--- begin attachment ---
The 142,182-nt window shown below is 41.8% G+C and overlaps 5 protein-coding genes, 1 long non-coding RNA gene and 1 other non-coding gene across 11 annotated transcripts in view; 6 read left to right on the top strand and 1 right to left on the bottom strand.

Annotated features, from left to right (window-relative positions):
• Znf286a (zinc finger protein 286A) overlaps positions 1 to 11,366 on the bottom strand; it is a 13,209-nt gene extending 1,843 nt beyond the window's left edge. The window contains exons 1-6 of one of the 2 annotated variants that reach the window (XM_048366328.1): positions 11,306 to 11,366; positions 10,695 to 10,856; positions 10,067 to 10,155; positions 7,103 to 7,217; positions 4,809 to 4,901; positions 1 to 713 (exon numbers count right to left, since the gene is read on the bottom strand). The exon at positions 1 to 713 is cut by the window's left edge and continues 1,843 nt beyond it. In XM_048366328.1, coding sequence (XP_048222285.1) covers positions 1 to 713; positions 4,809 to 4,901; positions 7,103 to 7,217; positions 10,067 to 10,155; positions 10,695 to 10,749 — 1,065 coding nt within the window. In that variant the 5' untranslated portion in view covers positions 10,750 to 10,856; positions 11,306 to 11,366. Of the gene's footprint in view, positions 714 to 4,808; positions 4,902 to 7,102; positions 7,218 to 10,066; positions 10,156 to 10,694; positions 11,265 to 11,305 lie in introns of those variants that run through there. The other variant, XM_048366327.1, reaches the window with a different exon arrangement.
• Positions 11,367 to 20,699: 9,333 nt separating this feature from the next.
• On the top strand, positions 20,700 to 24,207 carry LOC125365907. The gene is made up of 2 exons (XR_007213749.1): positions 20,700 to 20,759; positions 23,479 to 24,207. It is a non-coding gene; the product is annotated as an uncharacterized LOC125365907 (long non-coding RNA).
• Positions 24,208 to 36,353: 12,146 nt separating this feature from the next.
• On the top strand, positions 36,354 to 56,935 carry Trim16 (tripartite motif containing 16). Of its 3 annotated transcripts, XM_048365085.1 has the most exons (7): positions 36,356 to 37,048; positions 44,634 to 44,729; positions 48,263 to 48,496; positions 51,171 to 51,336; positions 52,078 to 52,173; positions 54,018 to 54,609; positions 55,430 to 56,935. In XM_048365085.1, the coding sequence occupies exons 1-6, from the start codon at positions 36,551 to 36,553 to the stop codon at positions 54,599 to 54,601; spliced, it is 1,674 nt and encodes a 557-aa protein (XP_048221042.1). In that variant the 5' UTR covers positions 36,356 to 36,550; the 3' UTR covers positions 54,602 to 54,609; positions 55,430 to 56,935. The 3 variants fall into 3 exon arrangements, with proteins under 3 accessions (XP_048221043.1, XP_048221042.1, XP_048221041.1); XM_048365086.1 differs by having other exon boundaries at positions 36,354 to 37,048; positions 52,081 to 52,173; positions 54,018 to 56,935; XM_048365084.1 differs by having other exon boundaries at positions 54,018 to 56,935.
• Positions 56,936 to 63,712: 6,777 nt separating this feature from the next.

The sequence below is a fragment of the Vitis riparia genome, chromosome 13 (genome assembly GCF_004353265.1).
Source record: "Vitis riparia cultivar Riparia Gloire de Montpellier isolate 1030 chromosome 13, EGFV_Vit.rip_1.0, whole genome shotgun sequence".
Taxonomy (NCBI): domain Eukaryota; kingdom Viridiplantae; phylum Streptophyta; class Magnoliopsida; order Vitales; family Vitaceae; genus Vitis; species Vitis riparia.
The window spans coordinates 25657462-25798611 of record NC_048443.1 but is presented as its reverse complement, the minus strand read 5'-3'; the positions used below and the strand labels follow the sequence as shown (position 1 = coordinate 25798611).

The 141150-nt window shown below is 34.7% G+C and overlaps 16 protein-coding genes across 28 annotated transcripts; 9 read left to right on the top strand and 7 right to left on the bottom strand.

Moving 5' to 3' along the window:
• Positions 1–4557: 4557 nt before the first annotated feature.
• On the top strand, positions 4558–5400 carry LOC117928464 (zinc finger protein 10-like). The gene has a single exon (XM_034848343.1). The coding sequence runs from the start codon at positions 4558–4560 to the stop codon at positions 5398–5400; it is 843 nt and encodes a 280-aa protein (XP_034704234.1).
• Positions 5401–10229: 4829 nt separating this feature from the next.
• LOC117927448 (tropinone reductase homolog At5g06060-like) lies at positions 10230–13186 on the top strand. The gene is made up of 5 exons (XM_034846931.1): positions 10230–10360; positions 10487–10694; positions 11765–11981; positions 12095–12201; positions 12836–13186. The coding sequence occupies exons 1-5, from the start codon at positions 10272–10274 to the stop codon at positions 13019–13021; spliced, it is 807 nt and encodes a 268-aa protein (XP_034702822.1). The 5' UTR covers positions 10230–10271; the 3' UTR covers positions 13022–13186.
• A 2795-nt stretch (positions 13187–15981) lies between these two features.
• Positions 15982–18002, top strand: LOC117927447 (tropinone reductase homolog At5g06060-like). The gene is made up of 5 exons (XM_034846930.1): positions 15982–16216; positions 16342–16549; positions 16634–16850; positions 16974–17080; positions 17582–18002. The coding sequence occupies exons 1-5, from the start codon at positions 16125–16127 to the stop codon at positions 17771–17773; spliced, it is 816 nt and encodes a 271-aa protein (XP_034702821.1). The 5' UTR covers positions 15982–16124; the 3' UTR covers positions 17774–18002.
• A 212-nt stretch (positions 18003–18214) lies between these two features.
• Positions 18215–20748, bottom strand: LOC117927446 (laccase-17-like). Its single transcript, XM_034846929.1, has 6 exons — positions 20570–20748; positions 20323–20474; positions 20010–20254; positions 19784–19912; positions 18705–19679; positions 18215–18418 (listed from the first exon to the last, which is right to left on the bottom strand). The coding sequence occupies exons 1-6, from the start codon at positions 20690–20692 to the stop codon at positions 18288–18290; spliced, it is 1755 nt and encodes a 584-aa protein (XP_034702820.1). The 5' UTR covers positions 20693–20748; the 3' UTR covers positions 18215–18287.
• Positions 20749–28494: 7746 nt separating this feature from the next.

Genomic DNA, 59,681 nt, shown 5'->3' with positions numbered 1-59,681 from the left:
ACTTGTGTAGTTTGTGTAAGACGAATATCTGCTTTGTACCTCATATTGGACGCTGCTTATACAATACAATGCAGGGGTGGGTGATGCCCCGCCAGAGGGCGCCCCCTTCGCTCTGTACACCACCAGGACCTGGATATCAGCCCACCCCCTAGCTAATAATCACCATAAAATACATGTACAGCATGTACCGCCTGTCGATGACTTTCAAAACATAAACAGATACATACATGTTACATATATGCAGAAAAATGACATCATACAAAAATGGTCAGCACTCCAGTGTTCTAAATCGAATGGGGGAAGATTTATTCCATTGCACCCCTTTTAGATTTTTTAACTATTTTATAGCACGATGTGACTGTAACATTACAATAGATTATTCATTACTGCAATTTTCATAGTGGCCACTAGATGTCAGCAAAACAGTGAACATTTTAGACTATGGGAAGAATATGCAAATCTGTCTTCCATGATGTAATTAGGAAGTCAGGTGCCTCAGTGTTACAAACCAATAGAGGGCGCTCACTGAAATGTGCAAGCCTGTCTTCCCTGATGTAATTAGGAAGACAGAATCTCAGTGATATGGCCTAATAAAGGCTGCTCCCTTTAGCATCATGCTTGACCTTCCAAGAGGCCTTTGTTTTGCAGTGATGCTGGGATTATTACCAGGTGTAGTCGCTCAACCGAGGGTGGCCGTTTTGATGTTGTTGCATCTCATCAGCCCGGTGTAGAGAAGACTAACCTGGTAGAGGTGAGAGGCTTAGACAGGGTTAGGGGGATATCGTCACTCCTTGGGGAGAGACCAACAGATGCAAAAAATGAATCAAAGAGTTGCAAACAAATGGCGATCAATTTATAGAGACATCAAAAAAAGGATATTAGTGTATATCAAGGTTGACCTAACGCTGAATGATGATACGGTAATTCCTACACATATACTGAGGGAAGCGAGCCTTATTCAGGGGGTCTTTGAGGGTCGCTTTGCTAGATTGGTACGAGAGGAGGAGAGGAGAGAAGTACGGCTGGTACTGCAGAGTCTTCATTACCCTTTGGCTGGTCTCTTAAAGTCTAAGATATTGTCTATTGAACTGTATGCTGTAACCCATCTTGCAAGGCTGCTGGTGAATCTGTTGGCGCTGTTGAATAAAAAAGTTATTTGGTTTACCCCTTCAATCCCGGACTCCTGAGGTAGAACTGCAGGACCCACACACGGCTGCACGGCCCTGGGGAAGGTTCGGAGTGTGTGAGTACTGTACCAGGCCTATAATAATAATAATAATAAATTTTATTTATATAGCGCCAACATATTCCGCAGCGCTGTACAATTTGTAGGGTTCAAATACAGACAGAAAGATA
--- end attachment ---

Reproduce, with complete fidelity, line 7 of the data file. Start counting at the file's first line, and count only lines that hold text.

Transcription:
• On the top strand, positions 36,354 to 56,935 carry Trim16 (tripartite motif containing 16). Of its 3 annotated transcripts, XM_048365085.1 has the most exons (7): positions 36,356 to 37,048; positions 44,634 to 44,729; positions 48,263 to 48,496; positions 51,171 to 51,336; positions 52,078 to 52,173; positions 54,018 to 54,609; positions 55,430 to 56,935. In XM_048365085.1, the coding sequence occupies exons 1-6, from the start codon at positions 36,551 to 36,553 to the stop codon at positions 54,599 to 54,601; spliced, it is 1,674 nt and encodes a 557-aa protein (XP_048221042.1). In that variant the 5' UTR covers positions 36,356 to 36,550; the 3' UTR covers positions 54,602 to 54,609; positions 55,430 to 56,935. The 3 variants fall into 3 exon arrangements, with proteins under 3 accessions (XP_048221043.1, XP_048221042.1, XP_048221041.1); XM_048365086.1 differs by having other exon boundaries at positions 36,354 to 37,048; positions 52,081 to 52,173; positions 54,018 to 56,935; XM_048365084.1 differs by having other exon boundaries at positions 54,018 to 56,935.